Drawing Lesson 42, Part 2 – How to Draw Horses

Discover How to Draw Horses

Video Lesson Description

In this video lesson you will discover How to Draw Horses in red pencil.

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How to Draw Horses and Other Animals

When it comes to How to Draw Horses and other animals in nature, such exercise can be limited to fast drawings, as they will not hold long poses. Making a lot of sketches is a great way to study horses; however, the knowledge of an animal’s anatomy is required to draw it realistically and with confidence.

How to Draw Horses – Animal’s Anatomy

How to Draw Horses
Considering how to draw horses, fine artists must understand the construction of the animal. For example, a horse has similar shoulder elements to a human; however, the function of those elements is very different, which results in dissimilar shapes of bones.

A horse has a massive scapula or shoulder blade, short sternum and long radius, which make the shoulder structure look like the character “S”.

The field of its shoulder’s movement is much narrower compared to the human anatomy. A horse can only move its shoulder along one plane. The horse’s shoulder construction serves a vital function of amortization. It cushions the impact when the animal is running.

A horse’s shoulder blade has different proportions from the human scapula. Since it is much longer and more restricted in movement, it better supports the weight of the animal’s front part. The forces of muscles of the front limb are redistributed from narrow cross-section at the bottom to the wide area of the scapula at the top. This gives the horse very stable balance. A horse’s ribcage also helps it to keep its balance. The human ribcage is wider from side to side than from back to front. Another thing to consider when thinking how to draw horses, is that a horse have an opposite proportion of the ribcage. In combination with the shoulder structure, it allows these animals to sleep standing.

How to Draw Horses – Understanding Animal’s Mechanics

When it comes to the topic of ‘How to Draw Horses’, a fine artist shall be aware of animal’s mechanics. The hind limbs of a horse also have similar elements to the human anatomy. However, from a mechanical point of view, they are much better adapted to walking and running.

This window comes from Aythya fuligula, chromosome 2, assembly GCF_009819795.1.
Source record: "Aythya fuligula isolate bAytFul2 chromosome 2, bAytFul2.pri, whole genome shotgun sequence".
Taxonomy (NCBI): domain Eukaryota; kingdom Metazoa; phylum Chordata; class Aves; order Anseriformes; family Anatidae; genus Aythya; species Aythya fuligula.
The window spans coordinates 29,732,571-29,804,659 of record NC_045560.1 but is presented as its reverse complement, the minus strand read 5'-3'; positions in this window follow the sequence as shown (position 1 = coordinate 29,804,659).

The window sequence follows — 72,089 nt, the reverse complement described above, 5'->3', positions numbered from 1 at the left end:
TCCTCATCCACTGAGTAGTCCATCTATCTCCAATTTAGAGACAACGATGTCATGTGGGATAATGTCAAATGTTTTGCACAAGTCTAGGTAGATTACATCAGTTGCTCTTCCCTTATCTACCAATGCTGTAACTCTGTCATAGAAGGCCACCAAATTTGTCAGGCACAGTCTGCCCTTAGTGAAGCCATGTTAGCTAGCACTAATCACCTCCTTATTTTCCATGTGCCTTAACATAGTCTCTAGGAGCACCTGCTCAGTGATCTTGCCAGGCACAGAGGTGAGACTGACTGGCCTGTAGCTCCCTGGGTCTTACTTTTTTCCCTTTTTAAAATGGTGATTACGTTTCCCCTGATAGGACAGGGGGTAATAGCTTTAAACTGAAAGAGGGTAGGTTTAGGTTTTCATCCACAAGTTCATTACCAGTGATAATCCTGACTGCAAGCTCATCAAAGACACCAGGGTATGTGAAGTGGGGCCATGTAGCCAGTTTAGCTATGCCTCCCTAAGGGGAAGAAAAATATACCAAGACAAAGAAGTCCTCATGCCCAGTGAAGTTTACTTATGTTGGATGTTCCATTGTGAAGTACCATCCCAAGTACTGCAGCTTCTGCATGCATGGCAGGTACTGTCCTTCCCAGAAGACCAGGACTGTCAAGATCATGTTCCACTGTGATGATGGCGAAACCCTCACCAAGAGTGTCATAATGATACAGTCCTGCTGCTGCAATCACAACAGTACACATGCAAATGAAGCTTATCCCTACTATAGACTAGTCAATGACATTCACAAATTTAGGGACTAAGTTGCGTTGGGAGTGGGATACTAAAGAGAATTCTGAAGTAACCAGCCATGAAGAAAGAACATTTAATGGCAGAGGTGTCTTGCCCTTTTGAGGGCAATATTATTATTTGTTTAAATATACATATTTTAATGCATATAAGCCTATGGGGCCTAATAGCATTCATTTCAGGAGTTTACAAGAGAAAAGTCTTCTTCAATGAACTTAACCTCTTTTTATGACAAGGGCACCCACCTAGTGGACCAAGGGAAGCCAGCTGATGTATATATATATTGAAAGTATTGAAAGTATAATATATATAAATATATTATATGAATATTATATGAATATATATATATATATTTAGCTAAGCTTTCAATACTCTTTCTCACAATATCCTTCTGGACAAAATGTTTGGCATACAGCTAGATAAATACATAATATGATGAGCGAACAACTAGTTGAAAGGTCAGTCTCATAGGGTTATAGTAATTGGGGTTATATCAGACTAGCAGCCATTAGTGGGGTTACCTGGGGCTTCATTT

The horse’s pelvis is similar to a human’s bones, but once again, its function is very different. The human’s pelvis is wide and serves as a support for their abdominal internal organs. The horse’s pelvis does not support its stomach; instead it acts as structural part of its hind limbs.

A horse walks or run mostly with the power of its hind legs. Its front limbs support the front part of the animal. The movement forward goes as follows: A horse lifts up its front leg, for example the left one, then simultaneously pushes forward with its hind legs. With little delay, it also lifts its opposite right hind leg. Its front leg always goes slightly prior to its hind one. When its front limb goes up, it is accompanied with a nod of the horse’s head. When its front leg steps on the ground, the horse shifts its body weight on it. This is followed by its rear leg stepping down, which immediately is used to push its body forward. Then the process repeats with its right front and left hind legs.

Front legs are always directing the walking or running process. They start the walking and turn the animal in the required direction. Hind legs are the engine powering the movement, front ones are the rudder. This animal uses more of its intellectual power to steer its front legs, while its hind ones have a more automatic movement.

When galloping, the horse also uses its back muscles, in addition to, its leg muscles. This increases the power the animal uses for movement.

Horses also are able to amble run. This is when both front and hind legs of one side move simultaneously. Such running requires a certain speed to maintain that momentum of pace without swaying the body from side to side.

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